Despite high ranking, child wellbeing concerns persist in WI
An annual report measuring child well-being in the U.S. said several benchmarks have worsened overall.
States like Wisconsin fared better in the Kids Count Data Book rankings, but a regional policy expert said there is still work to do.
The research from the Annie E. Casey Foundation now includes firm data from post-pandemic years, giving policy groups and nonprofits a better sense of how childhood development was affected by the crisis.
Emily Miota, communications director for the statewide policy group Kids Forward, said Wisconsin ranks 10th in the nation for overall well-being, but observed it is clear many families are still struggling and not lending added support will only worsen outcomes.
"To help children grow and to prepare adults, parents need jobs with family-sustaining pay, affordable housing, and of course, the ability to invest in their children's future," Miota outlined. "But when parents are unemployed or are earning low wages, their access to resources to support their kids' development is more limited."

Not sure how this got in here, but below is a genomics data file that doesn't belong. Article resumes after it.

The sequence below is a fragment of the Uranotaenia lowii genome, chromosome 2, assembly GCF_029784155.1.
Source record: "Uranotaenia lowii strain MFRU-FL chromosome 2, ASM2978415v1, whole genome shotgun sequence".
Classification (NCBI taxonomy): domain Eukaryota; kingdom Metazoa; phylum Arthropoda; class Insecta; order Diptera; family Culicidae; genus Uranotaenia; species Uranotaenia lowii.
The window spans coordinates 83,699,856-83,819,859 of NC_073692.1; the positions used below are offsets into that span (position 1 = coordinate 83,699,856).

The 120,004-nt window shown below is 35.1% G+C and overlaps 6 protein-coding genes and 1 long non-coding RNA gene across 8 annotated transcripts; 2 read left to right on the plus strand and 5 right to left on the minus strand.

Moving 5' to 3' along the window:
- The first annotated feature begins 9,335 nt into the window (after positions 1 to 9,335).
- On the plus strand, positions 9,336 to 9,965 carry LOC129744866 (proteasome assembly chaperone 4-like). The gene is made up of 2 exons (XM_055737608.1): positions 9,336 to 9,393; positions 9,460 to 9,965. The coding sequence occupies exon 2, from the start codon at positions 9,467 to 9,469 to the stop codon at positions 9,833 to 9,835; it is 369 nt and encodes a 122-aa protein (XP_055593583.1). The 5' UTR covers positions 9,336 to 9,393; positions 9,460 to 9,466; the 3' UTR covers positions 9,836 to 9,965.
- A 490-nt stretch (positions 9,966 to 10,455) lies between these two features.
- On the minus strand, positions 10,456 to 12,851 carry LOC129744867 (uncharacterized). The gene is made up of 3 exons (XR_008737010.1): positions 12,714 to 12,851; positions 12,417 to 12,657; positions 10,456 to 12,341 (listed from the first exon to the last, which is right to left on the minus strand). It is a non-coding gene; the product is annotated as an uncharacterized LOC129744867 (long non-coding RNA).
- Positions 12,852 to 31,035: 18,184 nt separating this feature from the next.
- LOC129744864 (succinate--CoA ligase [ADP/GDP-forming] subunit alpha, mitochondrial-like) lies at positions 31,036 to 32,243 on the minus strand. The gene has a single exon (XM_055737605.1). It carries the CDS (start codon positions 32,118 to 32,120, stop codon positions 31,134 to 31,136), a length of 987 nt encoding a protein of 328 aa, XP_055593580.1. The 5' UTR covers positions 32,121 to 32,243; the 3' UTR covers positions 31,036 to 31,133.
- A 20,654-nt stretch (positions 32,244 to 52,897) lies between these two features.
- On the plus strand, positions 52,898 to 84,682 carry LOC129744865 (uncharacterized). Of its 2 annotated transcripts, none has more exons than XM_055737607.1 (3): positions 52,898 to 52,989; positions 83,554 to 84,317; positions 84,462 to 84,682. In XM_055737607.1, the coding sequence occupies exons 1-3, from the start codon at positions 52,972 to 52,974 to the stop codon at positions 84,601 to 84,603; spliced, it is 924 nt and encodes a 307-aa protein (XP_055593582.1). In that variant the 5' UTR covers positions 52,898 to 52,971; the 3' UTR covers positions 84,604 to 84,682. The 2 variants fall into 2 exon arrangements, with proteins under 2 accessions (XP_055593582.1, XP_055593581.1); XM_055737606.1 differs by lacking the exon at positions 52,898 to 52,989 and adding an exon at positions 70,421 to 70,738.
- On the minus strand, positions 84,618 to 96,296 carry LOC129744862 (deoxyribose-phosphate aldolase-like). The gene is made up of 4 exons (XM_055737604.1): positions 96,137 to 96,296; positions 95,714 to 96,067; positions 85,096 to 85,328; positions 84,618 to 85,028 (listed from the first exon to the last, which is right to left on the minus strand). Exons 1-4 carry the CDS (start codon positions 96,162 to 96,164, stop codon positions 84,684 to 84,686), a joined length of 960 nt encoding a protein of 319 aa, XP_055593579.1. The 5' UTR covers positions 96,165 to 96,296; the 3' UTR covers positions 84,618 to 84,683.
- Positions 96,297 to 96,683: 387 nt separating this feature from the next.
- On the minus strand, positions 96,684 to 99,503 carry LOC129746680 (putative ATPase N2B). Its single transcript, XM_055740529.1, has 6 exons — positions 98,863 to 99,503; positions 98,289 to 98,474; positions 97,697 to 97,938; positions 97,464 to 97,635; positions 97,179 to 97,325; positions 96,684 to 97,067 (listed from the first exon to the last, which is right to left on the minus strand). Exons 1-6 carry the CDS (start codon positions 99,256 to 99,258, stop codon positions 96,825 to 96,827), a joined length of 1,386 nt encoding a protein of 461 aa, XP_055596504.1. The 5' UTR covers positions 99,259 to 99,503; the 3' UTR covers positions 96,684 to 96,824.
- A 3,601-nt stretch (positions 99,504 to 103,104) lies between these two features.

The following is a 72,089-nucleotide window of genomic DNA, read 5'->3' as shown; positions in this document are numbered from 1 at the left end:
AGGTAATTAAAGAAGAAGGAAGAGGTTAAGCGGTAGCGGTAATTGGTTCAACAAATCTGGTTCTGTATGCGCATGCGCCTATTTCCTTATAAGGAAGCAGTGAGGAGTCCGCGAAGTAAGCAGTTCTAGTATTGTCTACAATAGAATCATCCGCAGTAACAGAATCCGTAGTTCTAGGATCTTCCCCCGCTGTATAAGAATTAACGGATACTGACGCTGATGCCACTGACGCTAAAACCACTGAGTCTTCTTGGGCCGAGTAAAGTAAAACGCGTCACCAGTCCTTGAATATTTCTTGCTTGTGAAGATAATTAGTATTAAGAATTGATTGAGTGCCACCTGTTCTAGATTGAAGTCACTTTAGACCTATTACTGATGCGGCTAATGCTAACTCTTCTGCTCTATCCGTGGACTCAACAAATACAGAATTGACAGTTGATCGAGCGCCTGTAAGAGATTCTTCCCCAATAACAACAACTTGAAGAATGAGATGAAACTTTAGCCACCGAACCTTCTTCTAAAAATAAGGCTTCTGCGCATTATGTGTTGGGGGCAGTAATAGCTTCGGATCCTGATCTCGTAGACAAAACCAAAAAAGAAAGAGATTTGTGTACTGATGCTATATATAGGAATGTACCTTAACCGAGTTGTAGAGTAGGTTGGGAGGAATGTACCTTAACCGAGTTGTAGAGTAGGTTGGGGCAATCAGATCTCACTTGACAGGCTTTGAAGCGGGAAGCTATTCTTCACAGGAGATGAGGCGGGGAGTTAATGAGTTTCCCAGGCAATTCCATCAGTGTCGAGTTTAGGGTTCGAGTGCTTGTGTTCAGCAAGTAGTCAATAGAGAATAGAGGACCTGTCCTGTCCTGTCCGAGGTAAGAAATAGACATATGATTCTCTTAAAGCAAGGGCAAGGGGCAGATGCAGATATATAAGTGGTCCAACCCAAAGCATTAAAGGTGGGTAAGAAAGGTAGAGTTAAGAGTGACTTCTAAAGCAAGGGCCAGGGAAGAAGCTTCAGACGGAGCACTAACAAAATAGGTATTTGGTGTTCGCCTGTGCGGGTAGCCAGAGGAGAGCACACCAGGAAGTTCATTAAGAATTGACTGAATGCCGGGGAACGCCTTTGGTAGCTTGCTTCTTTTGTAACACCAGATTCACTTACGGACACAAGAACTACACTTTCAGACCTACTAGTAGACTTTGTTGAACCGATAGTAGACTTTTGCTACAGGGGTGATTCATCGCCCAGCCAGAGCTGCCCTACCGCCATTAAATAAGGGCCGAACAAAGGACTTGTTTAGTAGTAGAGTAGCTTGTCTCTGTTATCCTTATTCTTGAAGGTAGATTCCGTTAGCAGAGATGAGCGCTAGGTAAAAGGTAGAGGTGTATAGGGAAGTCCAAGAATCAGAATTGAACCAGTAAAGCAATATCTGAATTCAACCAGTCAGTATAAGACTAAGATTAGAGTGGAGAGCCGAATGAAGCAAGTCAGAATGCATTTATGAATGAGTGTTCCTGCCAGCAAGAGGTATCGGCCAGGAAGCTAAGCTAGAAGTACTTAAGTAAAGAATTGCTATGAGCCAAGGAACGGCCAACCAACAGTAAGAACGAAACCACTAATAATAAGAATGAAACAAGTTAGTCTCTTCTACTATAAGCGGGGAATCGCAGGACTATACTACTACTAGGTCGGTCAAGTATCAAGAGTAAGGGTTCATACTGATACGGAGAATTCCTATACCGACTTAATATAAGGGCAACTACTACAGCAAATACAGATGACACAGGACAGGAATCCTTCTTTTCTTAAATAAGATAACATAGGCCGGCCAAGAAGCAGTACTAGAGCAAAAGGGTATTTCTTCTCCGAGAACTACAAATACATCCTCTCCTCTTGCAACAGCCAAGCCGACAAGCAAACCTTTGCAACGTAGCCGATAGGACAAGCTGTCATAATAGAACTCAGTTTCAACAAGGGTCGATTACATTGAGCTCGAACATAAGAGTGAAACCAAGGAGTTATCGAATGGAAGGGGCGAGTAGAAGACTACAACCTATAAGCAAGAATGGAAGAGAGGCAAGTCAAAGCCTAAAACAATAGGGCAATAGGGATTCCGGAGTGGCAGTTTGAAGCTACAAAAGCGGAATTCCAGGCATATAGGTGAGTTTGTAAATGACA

The report showed 13% of Wisconsin children are living in poverty, and Miota noted the crisis has exacerbated disparities in economic well-being. Nationally, there were worsening trends in reading and math scores, and more kids whose parents lack secure employment. As for health, there has been a significant increase in the number of babies born at low birth weights.
Leslie Boissiere, vice president of external affairs for the Annie E. Casey Foundation, said there are significant challenges with the lack of access to affordable child care.
"Infant care is the most expensive, and it is actually higher than in-state college tuition in 34 states," Boissiere pointed out. "The affordability for families is a huge challenge. And at the same time, early child care workers are among the lowest paid in the country."
In 2021, Wisconsin's average cost of center-based child care for a toddler was more than $12,000, which is 11% of the median income for a couple, and 36% of a single mom's income in the state. Advocates say policymakers should use state funds to continue the Child Care Counts program -- a pandemic relief initiative -- to help bring permanent stability.